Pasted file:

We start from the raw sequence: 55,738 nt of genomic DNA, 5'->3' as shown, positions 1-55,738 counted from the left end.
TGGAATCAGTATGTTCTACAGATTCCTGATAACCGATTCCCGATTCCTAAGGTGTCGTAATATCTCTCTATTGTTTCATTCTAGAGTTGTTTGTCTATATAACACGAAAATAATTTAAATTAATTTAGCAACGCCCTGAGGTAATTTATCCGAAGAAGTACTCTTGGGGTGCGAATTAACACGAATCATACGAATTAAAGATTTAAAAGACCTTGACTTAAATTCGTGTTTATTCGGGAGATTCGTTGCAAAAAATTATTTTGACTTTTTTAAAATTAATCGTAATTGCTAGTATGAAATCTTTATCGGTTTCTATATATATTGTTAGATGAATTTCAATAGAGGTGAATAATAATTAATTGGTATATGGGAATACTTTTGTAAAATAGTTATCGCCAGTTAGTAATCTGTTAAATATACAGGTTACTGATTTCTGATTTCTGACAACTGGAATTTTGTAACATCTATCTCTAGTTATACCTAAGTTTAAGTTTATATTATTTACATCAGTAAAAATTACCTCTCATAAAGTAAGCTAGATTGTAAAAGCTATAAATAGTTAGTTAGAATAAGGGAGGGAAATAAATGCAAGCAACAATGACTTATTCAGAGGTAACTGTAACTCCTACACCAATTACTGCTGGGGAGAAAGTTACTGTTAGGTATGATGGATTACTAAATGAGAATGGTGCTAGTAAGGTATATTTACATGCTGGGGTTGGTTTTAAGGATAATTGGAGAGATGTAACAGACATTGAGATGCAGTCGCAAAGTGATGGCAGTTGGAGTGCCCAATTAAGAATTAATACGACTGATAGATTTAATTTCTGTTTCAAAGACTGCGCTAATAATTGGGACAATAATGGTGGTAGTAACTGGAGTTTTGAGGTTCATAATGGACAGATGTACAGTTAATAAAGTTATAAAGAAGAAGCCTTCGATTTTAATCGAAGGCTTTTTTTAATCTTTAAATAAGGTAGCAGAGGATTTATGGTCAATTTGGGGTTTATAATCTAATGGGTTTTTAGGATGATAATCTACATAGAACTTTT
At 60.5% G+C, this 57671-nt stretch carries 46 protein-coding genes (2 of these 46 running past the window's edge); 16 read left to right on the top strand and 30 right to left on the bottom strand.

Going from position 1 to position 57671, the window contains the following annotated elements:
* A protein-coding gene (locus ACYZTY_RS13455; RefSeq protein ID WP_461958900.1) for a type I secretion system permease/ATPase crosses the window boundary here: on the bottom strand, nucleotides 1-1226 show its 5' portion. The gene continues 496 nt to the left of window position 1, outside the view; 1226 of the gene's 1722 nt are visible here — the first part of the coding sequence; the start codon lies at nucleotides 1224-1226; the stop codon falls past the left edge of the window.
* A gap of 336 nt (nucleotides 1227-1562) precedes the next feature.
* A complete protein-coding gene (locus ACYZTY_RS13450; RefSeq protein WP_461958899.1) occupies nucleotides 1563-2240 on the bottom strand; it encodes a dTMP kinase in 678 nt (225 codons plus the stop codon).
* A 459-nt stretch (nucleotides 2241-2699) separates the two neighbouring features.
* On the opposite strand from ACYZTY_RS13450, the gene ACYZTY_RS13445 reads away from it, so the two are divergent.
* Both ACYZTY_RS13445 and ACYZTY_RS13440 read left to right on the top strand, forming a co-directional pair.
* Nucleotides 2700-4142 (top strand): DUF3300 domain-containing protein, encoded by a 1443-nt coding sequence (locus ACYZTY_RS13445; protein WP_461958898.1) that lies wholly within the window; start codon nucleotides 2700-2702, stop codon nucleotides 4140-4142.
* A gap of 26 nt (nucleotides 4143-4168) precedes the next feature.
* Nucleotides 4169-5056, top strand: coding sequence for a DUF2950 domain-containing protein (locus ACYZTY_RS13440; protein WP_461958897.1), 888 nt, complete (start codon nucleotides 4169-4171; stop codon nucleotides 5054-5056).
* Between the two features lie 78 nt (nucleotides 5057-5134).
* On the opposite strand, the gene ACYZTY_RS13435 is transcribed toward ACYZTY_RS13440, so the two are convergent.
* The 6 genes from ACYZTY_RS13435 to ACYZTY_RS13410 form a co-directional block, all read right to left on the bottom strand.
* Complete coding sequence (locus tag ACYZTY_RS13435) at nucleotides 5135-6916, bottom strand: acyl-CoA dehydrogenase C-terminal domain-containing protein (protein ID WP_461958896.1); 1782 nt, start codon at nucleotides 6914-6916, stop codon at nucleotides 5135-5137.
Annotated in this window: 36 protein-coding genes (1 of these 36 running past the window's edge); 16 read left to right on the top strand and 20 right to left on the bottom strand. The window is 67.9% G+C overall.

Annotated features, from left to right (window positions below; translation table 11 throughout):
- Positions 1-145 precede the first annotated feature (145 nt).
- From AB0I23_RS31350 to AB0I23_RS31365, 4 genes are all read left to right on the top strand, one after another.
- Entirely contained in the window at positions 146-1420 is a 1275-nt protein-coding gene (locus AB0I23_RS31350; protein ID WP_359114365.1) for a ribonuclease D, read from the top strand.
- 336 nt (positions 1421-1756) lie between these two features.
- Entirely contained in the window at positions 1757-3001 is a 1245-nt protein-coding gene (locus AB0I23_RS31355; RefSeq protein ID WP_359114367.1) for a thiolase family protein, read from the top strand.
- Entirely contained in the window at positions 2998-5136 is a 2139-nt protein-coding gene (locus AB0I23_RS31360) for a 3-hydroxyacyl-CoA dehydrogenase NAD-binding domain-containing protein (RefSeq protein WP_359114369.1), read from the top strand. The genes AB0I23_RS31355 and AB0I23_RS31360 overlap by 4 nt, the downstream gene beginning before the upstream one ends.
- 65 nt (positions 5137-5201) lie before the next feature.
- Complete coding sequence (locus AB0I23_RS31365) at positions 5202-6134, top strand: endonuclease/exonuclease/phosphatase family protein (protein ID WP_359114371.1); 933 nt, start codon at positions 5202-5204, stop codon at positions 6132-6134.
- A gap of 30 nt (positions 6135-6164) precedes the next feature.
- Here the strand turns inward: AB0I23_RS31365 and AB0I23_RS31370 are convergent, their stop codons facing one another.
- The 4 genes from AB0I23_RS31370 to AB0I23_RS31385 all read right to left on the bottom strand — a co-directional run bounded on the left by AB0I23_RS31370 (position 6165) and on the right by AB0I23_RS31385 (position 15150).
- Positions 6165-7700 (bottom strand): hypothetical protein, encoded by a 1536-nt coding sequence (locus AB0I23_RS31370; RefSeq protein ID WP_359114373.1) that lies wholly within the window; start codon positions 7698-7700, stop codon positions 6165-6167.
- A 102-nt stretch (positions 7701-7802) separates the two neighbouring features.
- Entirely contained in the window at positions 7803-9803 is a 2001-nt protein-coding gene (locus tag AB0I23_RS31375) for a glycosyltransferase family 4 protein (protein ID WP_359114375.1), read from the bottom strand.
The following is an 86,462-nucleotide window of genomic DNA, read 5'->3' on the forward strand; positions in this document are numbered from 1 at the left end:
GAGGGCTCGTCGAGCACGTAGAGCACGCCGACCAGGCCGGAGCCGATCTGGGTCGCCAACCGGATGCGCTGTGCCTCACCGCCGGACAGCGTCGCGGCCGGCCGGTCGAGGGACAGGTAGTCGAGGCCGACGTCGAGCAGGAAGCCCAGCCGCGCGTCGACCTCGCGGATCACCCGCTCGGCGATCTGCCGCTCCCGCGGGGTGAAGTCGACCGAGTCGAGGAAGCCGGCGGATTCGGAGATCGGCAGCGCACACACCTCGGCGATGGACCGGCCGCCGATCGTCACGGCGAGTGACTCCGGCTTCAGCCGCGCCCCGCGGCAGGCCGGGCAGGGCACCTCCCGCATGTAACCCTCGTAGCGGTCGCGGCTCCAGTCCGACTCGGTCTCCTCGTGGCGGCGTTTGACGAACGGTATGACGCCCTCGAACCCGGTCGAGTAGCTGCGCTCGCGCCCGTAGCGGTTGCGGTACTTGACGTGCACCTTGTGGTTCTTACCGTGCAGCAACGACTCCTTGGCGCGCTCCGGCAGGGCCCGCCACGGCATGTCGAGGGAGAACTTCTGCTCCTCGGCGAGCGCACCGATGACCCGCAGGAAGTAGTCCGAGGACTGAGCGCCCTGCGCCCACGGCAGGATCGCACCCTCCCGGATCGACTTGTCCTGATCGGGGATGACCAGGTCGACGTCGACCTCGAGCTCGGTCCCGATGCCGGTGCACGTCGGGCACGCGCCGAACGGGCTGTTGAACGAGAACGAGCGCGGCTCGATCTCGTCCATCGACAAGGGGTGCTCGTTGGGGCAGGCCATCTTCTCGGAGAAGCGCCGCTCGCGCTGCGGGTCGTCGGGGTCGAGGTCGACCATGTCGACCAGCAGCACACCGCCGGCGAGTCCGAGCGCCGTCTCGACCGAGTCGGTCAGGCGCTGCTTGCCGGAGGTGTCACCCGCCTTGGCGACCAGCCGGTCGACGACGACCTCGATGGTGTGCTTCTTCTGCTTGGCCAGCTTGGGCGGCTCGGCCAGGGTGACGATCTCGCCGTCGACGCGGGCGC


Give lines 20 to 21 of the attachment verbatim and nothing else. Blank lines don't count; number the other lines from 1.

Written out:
- Positions 1-145 precede the first annotated feature (145 nt).
- From AB0I23_RS31350 to AB0I23_RS31365, 4 genes are all read left to right on the top strand, one after another.